“I’m not panicking”: the trial against Boris Becker opens


“I’m not panicking”
Trial against Boris Becker opened

In the worst case, Boris Becker faces seven years in prison. But the former Wimbledon winner is confident that the process that has now been opened against him in the context of his bankruptcy in London will end lightly. Meanwhile, his ex Lilly has an “uneasy feeling”.

The criminal case against former tennis star Boris Becker has begun in London. The 54-year-old has to answer for various allegations in connection with his bankruptcy proceedings.

279661375.jpg

Becker appeared with a female companion.

(Photo: picture alliance/dpa/PA Wire)

The three-time Wimbledon winner appeared in person at the start of the trial at Southwark Crown Court. He was accompanied by his partner, who held his hand as he entered the courthouse.

At the beginning of the trial, the jury was first sworn in. It was unclear whether the trial should be adjourned because a witness had Covid disease. He is bankruptcy trustee Mark Ford, the key witness for the prosecution. He suffers from headaches, feels light-headed and tired, the prosecutor said. The defense argued that the schedule should be maintained, as it was not clear when Ford could finally appear in court. The court therefore withdrew after a few minutes to deliberate.

While the jury was being sworn in, Becker stood upright in a glass case and watched the jury carefully. He then listened to the reading of the indictment.

The more than 20 charges are about, among other things, that Becker is said to have tried to withdraw money and valuables, such as trophies, as well as real estate from the insolvency administrator’s access. Becker denies that. Theoretically, he could face up to seven years in prison. The process is scheduled to take up to three weeks.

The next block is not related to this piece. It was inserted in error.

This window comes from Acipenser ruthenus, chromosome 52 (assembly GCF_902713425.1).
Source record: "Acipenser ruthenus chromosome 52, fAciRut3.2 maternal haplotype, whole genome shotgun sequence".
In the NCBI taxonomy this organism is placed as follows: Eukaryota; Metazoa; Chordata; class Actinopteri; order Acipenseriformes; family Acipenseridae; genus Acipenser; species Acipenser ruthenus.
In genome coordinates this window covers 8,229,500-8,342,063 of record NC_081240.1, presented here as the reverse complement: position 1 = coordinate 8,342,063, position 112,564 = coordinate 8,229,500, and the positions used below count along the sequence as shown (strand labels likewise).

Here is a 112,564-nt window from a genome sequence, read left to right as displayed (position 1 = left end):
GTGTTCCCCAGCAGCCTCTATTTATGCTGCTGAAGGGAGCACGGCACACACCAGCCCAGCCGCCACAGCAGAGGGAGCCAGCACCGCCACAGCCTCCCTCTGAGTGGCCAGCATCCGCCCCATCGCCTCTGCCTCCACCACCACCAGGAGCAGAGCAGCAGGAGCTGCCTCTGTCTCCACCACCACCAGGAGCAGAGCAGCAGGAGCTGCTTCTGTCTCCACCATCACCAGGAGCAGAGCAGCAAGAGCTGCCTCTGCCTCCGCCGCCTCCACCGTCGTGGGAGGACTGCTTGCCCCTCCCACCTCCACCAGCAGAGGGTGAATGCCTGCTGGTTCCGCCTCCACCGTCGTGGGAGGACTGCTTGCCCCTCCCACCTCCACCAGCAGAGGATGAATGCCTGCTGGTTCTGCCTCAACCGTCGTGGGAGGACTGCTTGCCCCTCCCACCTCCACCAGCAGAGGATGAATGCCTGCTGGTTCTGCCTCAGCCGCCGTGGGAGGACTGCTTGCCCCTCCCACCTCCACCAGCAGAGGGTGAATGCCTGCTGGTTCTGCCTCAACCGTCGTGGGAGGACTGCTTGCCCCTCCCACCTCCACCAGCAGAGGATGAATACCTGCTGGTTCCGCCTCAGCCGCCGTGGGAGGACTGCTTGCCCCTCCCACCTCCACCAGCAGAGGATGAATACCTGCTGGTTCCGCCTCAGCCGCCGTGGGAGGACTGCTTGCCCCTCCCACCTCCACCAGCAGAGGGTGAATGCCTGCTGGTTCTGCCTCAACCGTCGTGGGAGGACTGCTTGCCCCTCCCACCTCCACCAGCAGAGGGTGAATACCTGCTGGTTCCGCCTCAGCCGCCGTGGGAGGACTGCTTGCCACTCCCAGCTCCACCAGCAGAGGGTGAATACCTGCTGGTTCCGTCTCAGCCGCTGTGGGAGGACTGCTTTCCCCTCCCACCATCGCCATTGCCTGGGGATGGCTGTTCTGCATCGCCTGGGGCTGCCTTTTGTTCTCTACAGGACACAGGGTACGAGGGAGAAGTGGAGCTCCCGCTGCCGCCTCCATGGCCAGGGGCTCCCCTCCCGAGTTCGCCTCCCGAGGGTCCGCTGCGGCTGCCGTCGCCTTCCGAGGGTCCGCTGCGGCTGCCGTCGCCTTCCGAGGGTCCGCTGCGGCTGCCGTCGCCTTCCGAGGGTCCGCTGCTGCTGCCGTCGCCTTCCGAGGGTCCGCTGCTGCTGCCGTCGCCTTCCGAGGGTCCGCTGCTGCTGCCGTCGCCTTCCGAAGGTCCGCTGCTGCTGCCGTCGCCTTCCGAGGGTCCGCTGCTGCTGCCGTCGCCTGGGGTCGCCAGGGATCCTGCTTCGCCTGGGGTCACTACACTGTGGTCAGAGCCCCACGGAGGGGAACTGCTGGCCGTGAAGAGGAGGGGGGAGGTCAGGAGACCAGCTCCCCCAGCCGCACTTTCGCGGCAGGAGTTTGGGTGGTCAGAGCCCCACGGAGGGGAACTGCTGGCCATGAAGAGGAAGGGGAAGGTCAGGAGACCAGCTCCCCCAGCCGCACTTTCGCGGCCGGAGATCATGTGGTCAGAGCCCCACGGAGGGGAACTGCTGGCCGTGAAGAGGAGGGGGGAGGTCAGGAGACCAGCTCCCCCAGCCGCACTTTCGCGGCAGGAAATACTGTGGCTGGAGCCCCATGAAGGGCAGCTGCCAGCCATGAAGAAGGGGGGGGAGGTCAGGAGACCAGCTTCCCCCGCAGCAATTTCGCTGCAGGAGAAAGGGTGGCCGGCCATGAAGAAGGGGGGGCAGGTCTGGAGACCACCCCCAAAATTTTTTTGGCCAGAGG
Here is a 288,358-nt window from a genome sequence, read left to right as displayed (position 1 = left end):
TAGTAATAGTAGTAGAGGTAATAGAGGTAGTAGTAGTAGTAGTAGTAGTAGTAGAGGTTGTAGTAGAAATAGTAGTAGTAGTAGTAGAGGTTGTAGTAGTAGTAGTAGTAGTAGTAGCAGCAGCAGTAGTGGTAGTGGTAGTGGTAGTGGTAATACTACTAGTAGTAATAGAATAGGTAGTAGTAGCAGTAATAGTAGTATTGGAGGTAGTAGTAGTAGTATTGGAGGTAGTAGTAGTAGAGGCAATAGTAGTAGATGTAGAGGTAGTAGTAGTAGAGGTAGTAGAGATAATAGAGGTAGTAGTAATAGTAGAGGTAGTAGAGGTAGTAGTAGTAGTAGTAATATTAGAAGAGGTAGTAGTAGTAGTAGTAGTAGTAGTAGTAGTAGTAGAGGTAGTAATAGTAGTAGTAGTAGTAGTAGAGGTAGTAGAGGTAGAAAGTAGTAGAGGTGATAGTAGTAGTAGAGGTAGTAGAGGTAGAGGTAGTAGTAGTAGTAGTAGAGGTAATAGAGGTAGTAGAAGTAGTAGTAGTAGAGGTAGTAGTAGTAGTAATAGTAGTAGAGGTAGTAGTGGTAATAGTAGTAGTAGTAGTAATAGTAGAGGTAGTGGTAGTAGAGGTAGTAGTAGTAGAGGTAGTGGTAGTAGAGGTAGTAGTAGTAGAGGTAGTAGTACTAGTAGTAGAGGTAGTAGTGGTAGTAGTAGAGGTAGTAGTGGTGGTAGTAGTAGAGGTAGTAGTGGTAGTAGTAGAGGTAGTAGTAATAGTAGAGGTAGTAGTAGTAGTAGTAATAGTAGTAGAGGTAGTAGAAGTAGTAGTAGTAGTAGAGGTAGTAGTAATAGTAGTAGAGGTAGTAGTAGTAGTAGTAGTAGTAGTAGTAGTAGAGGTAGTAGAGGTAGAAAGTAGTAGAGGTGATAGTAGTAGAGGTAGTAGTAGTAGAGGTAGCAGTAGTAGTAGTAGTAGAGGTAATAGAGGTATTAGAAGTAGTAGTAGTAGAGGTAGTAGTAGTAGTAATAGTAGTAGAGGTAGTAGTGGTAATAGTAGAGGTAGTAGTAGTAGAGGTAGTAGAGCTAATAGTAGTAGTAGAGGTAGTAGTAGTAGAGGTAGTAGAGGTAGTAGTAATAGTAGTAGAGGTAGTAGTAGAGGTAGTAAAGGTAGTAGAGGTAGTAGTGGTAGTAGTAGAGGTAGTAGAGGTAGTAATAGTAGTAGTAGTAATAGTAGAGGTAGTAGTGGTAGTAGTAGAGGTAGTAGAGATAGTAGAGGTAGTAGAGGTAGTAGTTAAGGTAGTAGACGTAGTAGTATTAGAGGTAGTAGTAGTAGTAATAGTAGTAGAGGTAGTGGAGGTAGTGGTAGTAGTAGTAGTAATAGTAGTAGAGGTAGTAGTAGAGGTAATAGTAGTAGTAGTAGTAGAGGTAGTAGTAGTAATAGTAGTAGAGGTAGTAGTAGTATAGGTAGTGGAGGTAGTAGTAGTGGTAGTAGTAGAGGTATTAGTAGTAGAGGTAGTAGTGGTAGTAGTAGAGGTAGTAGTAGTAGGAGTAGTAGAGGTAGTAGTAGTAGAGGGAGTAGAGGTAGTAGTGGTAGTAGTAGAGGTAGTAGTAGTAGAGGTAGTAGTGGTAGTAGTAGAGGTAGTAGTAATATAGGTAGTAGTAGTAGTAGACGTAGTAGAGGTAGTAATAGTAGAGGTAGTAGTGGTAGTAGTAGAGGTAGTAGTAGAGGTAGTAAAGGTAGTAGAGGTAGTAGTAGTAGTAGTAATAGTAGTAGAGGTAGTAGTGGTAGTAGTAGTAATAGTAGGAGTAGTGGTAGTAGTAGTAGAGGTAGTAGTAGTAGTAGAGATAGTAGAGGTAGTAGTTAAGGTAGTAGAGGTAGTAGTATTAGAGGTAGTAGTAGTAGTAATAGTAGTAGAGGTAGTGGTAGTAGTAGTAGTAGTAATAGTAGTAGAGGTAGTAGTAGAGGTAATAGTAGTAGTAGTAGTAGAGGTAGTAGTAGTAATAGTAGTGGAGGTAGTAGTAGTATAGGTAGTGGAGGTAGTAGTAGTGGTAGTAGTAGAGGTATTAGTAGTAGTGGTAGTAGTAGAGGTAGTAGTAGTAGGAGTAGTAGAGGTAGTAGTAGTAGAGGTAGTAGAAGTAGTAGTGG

Motionless in the glass case

As a judge, Deborah Taylor presides over a jury typical of the Anglo-Saxon legal system. Taylor is best known for her harsh sentence against Wikileaks founder Julian Assange, whom she sentenced to 50 weeks in prison for bail violations.

At the beginning of the trial, Becker sat motionless in the glass case. Only a court clerk and a translator kept him company. On the floor next to him were some loose sheets of paper, a pen, and a water bottle. A good dozen journalists had gathered behind him in the stands.

Becker was declared bankrupt by a London court in 2017. Although a personal bankruptcy in England can usually be completed within 12 months, the process has been going on ever since. Various conditions against Becker were even extended to a period of twelve years.

Boris Becker is optimistic

Shortly before the start of the process, Becker’s ex-wife Lilly spoke up. She told the “Bild-Zeitung” that it was difficult to see her son’s father in such a situation. “I look at the beginning of the process with an uneasy feeling,” said the 45-year-old. She wished her ex a fair judgment will be spoken.

In the past, Becker himself had repeatedly commented on his financial situation and his processes without – understandably – going into too much detail. He gave two more detailed interviews on the subject to “Bild am Sonntag”. In October 2020 he said about the upcoming process, among other things: “I’m optimistic and in good spirits. I’ll approach this fight like I used to approach every big match.”

In February 2022, Becker added that he believes in the good and does not have sleepless nights because of the process: “Do I have great respect for it? Yes. Am I tense? Yes. Am I sometimes nervous? Yes. But I’m not panicking .”



Source-www.n-tv.de